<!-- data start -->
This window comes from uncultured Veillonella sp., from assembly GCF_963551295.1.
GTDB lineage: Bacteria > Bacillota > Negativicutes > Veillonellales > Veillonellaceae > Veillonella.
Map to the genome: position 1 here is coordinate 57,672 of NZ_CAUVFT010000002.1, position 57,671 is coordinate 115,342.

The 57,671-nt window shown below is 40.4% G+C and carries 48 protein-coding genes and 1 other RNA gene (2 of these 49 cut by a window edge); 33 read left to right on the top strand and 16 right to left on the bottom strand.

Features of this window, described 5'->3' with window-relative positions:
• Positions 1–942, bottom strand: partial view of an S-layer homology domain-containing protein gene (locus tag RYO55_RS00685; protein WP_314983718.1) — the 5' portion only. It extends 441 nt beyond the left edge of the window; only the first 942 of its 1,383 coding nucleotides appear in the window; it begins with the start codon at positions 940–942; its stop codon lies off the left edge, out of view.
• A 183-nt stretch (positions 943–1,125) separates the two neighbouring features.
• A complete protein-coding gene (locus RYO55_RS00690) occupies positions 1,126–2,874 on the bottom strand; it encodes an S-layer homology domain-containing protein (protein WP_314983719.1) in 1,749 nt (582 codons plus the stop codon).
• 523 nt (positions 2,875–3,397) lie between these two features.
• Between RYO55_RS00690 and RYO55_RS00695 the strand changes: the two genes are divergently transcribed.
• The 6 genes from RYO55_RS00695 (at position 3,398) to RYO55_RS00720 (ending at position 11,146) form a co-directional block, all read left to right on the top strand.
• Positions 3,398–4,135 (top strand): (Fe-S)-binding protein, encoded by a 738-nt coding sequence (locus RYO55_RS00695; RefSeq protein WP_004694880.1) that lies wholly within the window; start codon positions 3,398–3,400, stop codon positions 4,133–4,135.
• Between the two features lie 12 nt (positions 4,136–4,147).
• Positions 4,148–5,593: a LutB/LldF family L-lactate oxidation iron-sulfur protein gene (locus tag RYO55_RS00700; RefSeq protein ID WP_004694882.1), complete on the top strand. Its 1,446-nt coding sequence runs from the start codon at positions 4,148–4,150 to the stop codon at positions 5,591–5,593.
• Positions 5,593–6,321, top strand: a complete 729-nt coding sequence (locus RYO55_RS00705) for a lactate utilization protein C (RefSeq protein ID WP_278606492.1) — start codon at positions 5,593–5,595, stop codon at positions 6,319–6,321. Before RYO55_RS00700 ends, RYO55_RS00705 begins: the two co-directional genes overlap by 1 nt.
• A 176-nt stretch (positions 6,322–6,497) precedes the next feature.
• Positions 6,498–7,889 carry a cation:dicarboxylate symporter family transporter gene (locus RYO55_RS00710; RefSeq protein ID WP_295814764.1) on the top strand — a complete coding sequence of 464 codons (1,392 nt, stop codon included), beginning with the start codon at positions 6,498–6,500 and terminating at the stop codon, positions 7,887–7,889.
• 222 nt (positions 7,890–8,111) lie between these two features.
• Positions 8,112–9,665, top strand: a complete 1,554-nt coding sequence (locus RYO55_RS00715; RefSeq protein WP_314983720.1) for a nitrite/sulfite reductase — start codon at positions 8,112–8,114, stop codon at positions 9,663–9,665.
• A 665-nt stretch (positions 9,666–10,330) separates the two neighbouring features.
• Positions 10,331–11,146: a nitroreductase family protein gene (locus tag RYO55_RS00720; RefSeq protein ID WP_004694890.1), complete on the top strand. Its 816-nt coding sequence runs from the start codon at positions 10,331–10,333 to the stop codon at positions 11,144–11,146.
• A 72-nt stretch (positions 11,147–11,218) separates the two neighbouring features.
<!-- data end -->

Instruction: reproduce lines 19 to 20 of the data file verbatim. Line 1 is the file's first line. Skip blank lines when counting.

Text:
• Positions 8,112–9,665, top strand: a complete 1,554-nt coding sequence (locus RYO55_RS00715; RefSeq protein WP_314983720.1) for a nitrite/sulfite reductase — start codon at positions 8,112–8,114, stop codon at positions 9,663–9,665.
• A 665-nt stretch (positions 9,666–10,330) separates the two neighbouring features.